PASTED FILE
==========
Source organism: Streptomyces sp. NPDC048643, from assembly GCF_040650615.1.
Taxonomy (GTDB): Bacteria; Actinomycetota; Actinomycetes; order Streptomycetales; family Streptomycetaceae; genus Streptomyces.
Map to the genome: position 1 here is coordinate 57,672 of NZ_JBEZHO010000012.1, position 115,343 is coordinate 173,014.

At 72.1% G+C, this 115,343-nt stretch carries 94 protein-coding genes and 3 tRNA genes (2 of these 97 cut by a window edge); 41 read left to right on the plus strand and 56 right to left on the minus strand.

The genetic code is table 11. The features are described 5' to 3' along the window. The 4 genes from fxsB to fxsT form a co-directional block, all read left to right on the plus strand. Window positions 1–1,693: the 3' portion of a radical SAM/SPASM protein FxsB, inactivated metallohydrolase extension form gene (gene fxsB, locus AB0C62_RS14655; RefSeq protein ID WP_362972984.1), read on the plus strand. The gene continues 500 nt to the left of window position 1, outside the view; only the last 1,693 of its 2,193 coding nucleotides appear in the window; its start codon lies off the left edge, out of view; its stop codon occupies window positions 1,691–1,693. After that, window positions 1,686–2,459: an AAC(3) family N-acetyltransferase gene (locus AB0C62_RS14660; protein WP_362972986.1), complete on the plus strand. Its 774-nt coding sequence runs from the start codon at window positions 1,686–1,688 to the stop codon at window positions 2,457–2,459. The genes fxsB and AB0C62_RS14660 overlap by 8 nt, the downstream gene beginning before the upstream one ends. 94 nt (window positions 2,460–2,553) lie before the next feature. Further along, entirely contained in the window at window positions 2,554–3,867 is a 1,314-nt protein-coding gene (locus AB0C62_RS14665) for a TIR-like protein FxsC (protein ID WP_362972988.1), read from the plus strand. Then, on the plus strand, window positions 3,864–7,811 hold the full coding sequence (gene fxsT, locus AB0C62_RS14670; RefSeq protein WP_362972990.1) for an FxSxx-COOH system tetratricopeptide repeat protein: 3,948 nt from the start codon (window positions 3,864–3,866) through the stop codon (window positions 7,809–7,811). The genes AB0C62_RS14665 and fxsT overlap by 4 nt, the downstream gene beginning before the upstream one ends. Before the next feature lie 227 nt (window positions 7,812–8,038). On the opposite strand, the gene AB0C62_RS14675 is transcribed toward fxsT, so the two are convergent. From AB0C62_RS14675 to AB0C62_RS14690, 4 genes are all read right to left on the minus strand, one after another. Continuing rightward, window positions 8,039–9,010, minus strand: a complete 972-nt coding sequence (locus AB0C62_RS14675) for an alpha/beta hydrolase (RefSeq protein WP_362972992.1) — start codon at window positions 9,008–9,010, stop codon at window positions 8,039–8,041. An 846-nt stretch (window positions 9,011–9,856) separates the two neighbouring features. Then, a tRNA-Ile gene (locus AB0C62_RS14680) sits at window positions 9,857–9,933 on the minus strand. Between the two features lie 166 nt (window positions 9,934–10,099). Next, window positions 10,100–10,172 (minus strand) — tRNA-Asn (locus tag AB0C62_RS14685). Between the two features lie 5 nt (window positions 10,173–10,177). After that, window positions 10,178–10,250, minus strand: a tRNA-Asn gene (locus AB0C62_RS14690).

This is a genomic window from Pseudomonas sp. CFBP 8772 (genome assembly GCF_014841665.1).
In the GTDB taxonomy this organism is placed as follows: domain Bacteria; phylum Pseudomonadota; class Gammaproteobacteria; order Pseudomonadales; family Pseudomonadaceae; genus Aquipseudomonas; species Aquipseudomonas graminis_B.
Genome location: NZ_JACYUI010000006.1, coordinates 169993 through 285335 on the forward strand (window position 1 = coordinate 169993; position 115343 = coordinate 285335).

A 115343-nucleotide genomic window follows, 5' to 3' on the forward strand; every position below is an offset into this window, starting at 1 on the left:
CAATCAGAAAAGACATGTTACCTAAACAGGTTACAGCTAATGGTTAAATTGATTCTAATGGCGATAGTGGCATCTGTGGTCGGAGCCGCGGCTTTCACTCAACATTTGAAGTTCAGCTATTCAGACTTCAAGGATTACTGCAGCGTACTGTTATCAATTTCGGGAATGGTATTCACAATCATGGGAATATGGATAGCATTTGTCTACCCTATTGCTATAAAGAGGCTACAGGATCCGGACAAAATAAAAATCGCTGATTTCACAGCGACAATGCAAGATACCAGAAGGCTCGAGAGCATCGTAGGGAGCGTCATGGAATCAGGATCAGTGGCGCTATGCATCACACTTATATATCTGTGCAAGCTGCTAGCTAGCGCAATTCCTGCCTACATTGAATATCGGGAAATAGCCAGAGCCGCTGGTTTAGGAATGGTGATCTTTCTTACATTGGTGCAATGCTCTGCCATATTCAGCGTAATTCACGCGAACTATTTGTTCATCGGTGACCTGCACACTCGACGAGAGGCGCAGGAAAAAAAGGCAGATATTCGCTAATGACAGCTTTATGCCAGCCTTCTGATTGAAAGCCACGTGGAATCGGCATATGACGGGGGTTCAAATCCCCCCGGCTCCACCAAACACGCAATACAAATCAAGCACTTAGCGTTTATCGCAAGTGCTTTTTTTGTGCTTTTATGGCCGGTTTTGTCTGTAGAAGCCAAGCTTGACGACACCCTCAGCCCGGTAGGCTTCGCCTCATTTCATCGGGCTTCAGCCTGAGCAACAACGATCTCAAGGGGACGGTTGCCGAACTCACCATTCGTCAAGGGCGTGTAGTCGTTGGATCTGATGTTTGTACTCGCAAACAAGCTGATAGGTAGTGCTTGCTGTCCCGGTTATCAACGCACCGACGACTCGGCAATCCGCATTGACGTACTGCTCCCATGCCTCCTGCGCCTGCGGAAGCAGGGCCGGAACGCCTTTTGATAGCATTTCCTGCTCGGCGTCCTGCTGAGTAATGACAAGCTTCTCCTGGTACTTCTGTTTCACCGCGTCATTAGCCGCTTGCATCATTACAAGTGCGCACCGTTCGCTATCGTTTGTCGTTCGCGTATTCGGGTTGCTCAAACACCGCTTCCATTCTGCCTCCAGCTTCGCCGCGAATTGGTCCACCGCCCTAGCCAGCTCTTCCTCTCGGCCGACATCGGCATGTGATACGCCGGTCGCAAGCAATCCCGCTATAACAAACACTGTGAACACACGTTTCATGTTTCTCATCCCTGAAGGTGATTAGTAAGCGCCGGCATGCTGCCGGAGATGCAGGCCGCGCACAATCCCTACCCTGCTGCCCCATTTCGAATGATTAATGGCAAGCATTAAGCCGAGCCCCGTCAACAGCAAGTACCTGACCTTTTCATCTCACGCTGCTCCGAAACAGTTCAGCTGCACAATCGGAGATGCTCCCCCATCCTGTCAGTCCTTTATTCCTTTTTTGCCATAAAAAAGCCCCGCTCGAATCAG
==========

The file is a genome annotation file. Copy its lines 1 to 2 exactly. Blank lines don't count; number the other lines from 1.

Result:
Source organism: Streptomyces sp. NPDC048643, from assembly GCF_040650615.1.
Taxonomy (GTDB): Bacteria; Actinomycetota; Actinomycetes; order Streptomycetales; family Streptomycetaceae; genus Streptomyces.